This is my most current writing...
Because most couples (70–80%) get pregnant within a year of going off birth-control, doctors, especially fertility experts, don’t want to see you until you’ve passed that 12 month milestone. Not getting pregnant in the first year of “trying” doesn’t necessarily mean that anything is wrong. It is really just an average time based on statistics, and individual couples can fall within or out of those numbers and still successfully achieve pregnancy. But for those of us who are taking longer than average to conceive, that year mark dangles out in front of you like the proverbial carrot. It signifies the date when we can finally figure out if there is something wrong or our timing just hasn’t been quite right. I don’t know about other women, but for me, the race to get to that carrot seems like the longest journey I’ve ever taken. But my OB/GYN is very busy and “highly recommends” waiting the full year before she will see us for a consultation. In the meantime, I find myself in an interesting limbo land of “trying”—not yet pregnant, not yet infertile, trying to achieve something I greatly desire and am not yet sure I am capable of. I’m a wanna-be.
When I was in middle school, a wanna-be was someone who had some of the characteristics and desire to fit within a certain social circle, but didn’t quite satisfy all the requirements for full membership. My friend Jack was a wanna-be skater then. He had the clothes, the wedge haircut, and the skateboard. He even hung out with a few other skaters. But he lacked the “bad” attitude, the dare devil antics, and irreverence toward authority. His overall studiousness, quiet demeanor, and subscription to conservative, Republican ideals would eventually lead him away from sidewalk surfing and toward a future in computer engineering. But for two years in junior high, Jack walked the line between wanting to be a badass skater and succumbing to his inherent conservative nature.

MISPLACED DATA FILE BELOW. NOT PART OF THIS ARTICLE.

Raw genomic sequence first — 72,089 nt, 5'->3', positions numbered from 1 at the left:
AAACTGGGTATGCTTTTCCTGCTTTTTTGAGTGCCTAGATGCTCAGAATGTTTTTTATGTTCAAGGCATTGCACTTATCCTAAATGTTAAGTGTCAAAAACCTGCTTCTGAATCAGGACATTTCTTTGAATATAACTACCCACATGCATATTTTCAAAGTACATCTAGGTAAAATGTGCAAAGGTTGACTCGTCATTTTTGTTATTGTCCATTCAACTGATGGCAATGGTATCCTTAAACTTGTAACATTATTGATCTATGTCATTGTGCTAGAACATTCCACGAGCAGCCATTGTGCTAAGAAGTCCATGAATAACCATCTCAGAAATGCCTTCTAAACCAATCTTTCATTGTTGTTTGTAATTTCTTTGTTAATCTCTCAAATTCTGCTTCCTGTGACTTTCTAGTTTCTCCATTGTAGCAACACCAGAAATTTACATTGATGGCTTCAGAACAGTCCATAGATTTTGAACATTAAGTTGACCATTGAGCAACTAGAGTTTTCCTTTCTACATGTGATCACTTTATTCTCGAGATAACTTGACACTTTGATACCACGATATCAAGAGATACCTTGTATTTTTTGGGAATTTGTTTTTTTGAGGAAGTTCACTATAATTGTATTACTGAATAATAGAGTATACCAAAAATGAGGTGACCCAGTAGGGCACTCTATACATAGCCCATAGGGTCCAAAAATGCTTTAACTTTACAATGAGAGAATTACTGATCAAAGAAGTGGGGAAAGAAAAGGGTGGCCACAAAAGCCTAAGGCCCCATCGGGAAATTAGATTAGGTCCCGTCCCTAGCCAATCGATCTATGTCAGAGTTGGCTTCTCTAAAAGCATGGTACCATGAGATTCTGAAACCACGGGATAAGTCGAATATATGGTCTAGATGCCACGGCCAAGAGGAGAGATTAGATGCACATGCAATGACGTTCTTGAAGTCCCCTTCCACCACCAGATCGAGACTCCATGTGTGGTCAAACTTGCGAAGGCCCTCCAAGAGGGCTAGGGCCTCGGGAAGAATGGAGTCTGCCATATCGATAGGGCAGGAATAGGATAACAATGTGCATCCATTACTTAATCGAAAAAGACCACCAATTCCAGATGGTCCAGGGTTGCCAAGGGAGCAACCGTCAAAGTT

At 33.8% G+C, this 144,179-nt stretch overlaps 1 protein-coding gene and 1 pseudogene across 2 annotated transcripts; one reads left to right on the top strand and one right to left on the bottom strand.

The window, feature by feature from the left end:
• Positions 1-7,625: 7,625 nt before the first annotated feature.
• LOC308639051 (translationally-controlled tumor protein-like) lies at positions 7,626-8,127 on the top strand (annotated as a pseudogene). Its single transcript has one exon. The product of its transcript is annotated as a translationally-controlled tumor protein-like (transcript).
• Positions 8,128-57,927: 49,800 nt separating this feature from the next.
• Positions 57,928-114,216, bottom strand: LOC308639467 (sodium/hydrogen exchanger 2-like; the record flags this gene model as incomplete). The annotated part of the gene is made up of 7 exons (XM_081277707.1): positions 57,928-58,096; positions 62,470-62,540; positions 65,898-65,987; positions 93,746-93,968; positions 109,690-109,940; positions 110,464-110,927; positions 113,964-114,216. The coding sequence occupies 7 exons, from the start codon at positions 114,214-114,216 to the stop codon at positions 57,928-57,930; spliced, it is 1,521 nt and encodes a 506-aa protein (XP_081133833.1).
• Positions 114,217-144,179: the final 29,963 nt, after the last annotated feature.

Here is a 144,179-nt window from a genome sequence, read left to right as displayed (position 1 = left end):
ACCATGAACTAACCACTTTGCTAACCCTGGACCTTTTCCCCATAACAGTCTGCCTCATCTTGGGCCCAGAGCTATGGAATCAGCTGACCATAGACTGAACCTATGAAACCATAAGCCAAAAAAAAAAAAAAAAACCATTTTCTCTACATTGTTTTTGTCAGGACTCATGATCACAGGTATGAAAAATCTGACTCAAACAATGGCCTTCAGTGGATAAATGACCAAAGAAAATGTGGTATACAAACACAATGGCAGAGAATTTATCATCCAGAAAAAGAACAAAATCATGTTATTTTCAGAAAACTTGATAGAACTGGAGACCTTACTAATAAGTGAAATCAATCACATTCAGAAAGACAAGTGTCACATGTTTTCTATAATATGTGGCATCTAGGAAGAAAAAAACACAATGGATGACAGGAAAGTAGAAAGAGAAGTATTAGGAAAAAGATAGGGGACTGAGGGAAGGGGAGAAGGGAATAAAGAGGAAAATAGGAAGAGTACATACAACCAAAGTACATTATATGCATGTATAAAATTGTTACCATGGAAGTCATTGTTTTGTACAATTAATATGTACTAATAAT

As an adult, I’m finding that women of a certain age fall into three categories: non-breeders, breeders, and the grown-up version of the wanna-be, wanna-breeders. The non-breeders have decided (or have always known) they do not want to have children, and, barring any accidents, take measures to insure that they do not procreate. The breeders, obviously, either have children already or are pregnant and about to give birth. Then, there are the wanna-breeders. These women can range from those who definitely want to have children sometime in the future (they’re not ready yet) to those who are actively trying to get pregnant. The wanna-breeders who are trying to conceive are walking a path between their emotions and desires to have a baby and their body’s ability or non-ability to achieve that. For some, it is easy to go from wanna-breeder to breeder. For others, their desire to be a mom might not be enough to overcome the realities of their (or their partner’s) reproductive systems.
Well into our 11th month of “trying,” I have many of the characteristics of an expectant mother. I have the maternity books. I know what to eat and not eat. I’ve cut back on caffeine and started taking folic acid. I have a maternity leave and return plan at work. I know where I would like to give birth. We have several names in mind and a pile of baby clothes (supplied by my wonderful sister-in-law, who is very anxious for her children to have cousins to play with). I’ve even thought about how to introduce our two cats to a new member of the family. However, the one crucial requirement I am missing for my membership into motherhood is a baby. So, we continue to “try” and work our way slowly toward that looming year mark when we can finally find out whether we are capable of meeting the final requirement in our quest for parenthood or whether we will need to seek membership in a different club.